I’m sure you’ve heard about the absolute dream that is successfully selling on Etsy. Crafting in your pajamas? Not needing to work intensely long hours to make a few bucks? Actually having FUN? Sounds like some sort of made-up fantasy, right?

At 19, a year into college, I started an Etsy shop on a whim. I hand-painted a mug for my cousin’s birthday, and had a ton of fun making it… so I took the plunge and set up shop. I’m glad I did, because it ended up being SO much more of a success than I ever thought that it would be. During the second year, I was bringing in $4k/month in revenue, working only 5 hours a week.

That dream can be your reality. I’m serious. And I’m here to tell you how.

Everything you need to know about starting an Etsy store while in college!

Before getting started, you need to ask yourself these questions.

Am I ready?

Though it sounds like a breeze (and, okay, I made it sound pret-ty easy in the intro), an Etsy shop IS hard work. You’ll be putting quite a bit of time into it, with little to no return at the beginning. Once orders start rolling in, depending on the time it takes for you to create your products, you’ll be needing to use your time management skills to the MAX to make sure that you keep on top of your classes and on top of your orders. Are you ready for that? Make sure that you are.

If you’re feeling a little hesitant, but you think you can handle it, DO IT. It’s all kinds of rewarding. You’ll be hand-making pieces that you love (for MONIES!), creating products that customers will adore, and working for yourself. On your own time. In your pajamas. I know this is the second time I mention pajamas, but can you even blame me? It’s pretty freakin’ awesome.

Are my pieces and process ready?

You’ll be selling your finished masterpieces on Etsy, whether made to order or ready to ship. Do you have the process for creating a single item down pat? I’m talking about the beginning, middle, and end of the product’s creation, up until it’s in your customer’s hands.

If you aren’t there yet, take some time to finalize your process. If you like to knit scarves for example, the next time you finish one, write down how long it took you (in hours), and how long it would take you to create it if someone was waiting on it. Can you keep the yarn on hand (or is it readily available for purchase at a shop)? Would you fold it and tie it with a ribbon before packaging it up?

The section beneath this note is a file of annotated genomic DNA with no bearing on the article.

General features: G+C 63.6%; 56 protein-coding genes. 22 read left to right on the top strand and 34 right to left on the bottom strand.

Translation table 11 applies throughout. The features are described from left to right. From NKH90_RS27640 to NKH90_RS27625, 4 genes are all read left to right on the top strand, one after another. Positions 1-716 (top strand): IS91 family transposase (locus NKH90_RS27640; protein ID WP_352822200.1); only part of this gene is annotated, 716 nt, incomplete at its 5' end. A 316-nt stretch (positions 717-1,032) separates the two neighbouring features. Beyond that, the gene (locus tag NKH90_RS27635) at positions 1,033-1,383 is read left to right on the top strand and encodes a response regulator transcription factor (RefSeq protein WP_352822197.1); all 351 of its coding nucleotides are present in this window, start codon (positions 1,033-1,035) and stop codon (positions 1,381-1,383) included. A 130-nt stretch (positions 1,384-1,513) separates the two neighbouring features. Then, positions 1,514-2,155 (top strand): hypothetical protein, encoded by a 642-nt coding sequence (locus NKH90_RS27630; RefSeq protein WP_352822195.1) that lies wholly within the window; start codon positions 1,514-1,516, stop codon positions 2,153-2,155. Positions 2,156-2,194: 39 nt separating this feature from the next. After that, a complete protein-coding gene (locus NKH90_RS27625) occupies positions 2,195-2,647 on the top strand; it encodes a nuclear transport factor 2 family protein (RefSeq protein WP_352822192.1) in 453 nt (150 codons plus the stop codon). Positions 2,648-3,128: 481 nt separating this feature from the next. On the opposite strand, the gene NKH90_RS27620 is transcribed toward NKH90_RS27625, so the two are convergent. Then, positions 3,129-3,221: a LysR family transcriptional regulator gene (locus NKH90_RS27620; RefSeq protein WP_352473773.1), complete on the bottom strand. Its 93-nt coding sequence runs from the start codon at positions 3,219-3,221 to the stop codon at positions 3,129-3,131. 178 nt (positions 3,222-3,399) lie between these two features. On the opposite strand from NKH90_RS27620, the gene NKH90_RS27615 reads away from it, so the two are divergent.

It’s all a learning process, so don’t be too tough with yourself, but know that you do need to be confident with your pieces and your process before moving forward.

Let’s do this.

Set up shop.

You’ll need to create an account on Etsy first. Both shop owners and customers have the same type of account, but shop owners have an extra section: the Shop. That’s where the magic happens. 😉

If you’ve already made a purchase on Etsy, you already have an account. If you haven’t, you’ll need to create an account and confirm it by clicking on the link sent to your email.

Once you’re set, you’ll want to head to etsy.com/sell, click the button beckoning to begin to your future, and go through the short process to set up shop. You’ll need a bank account for direct deposits. They’ll ask for your personal information as well – your social security number (or tax ID) and current address, among others. I’ve never heard about any personal info issues with Etsy, so your deets are safe with them.

Take photos.

For the clearest, most vibrant photos, use natural lighting and a white backdrop. I was able to do this with a white flexible poster board (from The Dollar Tree, no lie), against a wall near a window in my bedroom, with my iPhone! These look very similar to the ones I used. Use a photo editing app to adjust the brightness, contrast, and saturation in the photo. My personal favorite app is VSCO.

Be sure to stay away from props that are irrelevant to the product. Take photos from all angles, and use all 5 available spots for photos in your listing.